image

                Mitigated Emission RunningEmission


                 

                image

                Emission Reduction Ranges and Variables:

                Pollutant Category Emissions Reductions

                81

                CO2e Range Not Quantified

                image

                PM Range Not Quantified

                CO Range Not Quantified

                NOx Range Not Quantified

                SO2 Range Not Quantified

                ROG Range Not Quantified

                image


                 

                Discussion:

                Using the methodology described above, only the running emission is considered. A hypothetical scenario for a gasoline fueled light duty automobile in 2015 is illustrated below. The CO2 emission factor from motor gasoline in CCAR 2009 is 8.81 kg/gallon. Assuming the automobile makes two trips of 60 mile each per day, and using the current passenger car fuel economy of 27.5 mpg under the CAFE standards, then the annual baseline CO2 emission from the automobile is:


                 

                image

                8.812 60 365 103 14.0 MT/year

                27.5


                 

                Where 10-3 is the conversion factor from kilograms to MT.


                 

                Using the most recent N2O emission factor of 0.0079 g/mile in CCAR 2009 for gasoline passenger cars, the annual baseline N2O emission from the automobile is:


                 

                0.0079236560106 0.000346 MT/year


                 

                image


                 

                81 The emissions reductions varies and depends on vehicle type, year, and the associated fuel economy. The methodology above describes how to calculate the expected GHG emissions reduction assuming the required input parameters are known.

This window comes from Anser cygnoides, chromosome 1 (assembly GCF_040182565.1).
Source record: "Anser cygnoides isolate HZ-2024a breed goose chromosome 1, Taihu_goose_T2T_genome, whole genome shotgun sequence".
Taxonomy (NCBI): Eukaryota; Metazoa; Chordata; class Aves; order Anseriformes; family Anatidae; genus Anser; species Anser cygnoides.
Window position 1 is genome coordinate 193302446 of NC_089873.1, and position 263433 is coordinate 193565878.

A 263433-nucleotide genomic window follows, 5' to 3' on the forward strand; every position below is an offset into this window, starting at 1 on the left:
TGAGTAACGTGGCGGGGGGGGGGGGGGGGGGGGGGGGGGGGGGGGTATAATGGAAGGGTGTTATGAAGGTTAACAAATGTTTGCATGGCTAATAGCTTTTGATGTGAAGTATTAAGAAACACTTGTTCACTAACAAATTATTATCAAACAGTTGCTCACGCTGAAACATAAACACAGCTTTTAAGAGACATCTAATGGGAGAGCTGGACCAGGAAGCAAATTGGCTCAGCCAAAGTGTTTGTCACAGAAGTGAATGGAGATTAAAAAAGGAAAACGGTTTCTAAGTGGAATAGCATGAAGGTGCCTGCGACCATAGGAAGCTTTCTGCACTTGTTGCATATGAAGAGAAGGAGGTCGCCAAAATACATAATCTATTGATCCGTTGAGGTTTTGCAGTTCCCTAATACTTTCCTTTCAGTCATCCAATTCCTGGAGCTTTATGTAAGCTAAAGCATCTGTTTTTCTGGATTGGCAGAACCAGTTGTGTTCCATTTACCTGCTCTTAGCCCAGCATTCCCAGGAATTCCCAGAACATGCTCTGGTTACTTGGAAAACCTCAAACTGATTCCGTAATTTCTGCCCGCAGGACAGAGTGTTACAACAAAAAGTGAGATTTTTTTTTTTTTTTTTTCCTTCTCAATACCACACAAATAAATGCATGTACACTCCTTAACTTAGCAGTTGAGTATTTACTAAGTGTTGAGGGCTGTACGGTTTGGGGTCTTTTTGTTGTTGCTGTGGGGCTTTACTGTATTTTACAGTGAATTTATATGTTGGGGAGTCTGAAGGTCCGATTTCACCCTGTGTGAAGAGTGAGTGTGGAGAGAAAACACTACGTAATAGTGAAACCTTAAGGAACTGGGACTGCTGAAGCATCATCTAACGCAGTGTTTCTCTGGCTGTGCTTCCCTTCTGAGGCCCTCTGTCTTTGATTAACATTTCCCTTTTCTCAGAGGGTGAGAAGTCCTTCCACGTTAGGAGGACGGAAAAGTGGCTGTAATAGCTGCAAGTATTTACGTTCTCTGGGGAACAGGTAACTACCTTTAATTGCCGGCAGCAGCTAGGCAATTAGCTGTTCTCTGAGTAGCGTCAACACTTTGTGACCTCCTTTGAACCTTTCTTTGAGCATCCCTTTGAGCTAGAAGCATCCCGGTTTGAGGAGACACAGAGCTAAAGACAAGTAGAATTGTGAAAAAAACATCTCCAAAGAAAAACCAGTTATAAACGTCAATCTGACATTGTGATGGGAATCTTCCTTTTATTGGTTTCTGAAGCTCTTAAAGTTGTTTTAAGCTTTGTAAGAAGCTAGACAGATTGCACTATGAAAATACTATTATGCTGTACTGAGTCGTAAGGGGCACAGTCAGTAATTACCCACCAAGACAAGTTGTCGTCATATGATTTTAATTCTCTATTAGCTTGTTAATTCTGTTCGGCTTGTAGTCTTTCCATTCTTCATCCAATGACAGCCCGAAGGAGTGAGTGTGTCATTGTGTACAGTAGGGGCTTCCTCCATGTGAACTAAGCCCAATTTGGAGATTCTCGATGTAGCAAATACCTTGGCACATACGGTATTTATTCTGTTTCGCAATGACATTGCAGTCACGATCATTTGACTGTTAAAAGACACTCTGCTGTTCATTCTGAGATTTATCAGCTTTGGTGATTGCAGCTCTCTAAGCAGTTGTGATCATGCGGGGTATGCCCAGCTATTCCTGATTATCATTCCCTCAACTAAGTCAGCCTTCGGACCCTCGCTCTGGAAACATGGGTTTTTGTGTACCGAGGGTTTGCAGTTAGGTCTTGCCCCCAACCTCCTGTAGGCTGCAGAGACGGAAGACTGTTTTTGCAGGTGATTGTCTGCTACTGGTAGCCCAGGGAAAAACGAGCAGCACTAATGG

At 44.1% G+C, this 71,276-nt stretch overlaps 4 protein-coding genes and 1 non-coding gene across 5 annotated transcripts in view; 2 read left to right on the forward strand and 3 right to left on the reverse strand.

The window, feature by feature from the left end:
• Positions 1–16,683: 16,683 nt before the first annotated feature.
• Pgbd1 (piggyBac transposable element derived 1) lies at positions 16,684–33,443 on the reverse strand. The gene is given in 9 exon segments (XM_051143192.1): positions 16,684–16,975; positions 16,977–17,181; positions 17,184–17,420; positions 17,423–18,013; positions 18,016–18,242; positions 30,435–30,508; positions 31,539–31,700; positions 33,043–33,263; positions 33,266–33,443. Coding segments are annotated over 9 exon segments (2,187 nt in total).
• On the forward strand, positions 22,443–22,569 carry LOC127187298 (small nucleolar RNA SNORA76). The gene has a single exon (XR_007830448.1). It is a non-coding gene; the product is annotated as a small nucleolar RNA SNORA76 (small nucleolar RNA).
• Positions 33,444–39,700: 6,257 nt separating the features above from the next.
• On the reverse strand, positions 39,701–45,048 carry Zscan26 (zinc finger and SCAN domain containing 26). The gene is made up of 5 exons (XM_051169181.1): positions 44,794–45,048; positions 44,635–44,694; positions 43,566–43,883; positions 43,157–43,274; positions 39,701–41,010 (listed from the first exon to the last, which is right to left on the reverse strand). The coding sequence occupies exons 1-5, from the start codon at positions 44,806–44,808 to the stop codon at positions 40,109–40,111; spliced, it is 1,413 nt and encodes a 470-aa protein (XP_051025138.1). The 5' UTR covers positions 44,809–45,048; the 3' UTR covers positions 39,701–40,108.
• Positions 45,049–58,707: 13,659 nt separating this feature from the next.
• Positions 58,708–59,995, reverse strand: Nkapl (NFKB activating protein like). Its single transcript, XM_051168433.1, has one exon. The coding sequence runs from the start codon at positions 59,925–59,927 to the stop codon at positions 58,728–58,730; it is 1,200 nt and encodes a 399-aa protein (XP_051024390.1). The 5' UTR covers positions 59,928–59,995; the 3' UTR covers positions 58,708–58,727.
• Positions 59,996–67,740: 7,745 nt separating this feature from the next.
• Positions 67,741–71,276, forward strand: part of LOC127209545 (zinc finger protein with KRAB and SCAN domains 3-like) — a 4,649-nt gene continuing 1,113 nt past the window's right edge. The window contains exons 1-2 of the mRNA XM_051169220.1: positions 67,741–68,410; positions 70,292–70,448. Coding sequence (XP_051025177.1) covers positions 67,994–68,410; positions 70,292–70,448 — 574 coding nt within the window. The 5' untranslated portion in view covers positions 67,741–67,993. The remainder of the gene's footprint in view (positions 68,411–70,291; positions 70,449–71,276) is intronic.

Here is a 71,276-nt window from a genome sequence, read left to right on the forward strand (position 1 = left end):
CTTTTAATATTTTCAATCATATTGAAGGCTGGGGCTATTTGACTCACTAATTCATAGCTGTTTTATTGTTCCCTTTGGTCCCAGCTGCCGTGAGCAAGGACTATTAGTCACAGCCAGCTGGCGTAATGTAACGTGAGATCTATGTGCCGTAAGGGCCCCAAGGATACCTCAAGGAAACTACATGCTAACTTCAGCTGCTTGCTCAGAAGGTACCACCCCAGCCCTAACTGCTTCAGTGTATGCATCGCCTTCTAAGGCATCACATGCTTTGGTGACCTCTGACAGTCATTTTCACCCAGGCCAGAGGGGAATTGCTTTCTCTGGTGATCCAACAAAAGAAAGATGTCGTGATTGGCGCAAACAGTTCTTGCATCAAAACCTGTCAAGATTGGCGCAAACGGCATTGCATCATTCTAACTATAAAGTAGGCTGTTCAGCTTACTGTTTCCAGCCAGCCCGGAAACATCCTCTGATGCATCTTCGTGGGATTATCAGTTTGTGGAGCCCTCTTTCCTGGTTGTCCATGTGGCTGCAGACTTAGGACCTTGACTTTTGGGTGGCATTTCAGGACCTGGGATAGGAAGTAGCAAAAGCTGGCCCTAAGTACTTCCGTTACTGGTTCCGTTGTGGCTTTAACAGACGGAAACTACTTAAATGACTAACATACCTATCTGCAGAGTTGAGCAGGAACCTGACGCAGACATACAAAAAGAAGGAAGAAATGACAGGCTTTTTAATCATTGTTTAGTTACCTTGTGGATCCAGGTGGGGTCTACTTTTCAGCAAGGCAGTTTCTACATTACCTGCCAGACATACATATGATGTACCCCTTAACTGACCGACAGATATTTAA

Transportation


                 

                CEQA# MM T-21

                VT-2

                Vehicles


                 

                image

                Similarly, using the same formula with the most recent CH4 emission factor of 0.0147 g/mile in CCAR 2009 for gasoline passenger cars, the annual baseline CH4 emission from the automobile is calculated to be 0.000644 MT/year.


                 

                Thus, the total baseline GHG emission for the automobile is:


                 

                14.0 0.000346310 0.0006442114.1 MT/year


                 

                If compressed natural gas (CNG) is used as alternative fuel, the CNG consumption for the same VMT is:


                 

                image

                2 60 365 126.67 201,751 ft3

                27.5


                 

                Using the same formula as for the baseline scenario but with emission factors of CNG and the CNG consumption, the mitigated GHG emission can be calculated as shown in the table below


                 


                 

                Pollutant

                Emission

                (MT/yr)

                CO2

                11.0

                N2O

                0.0022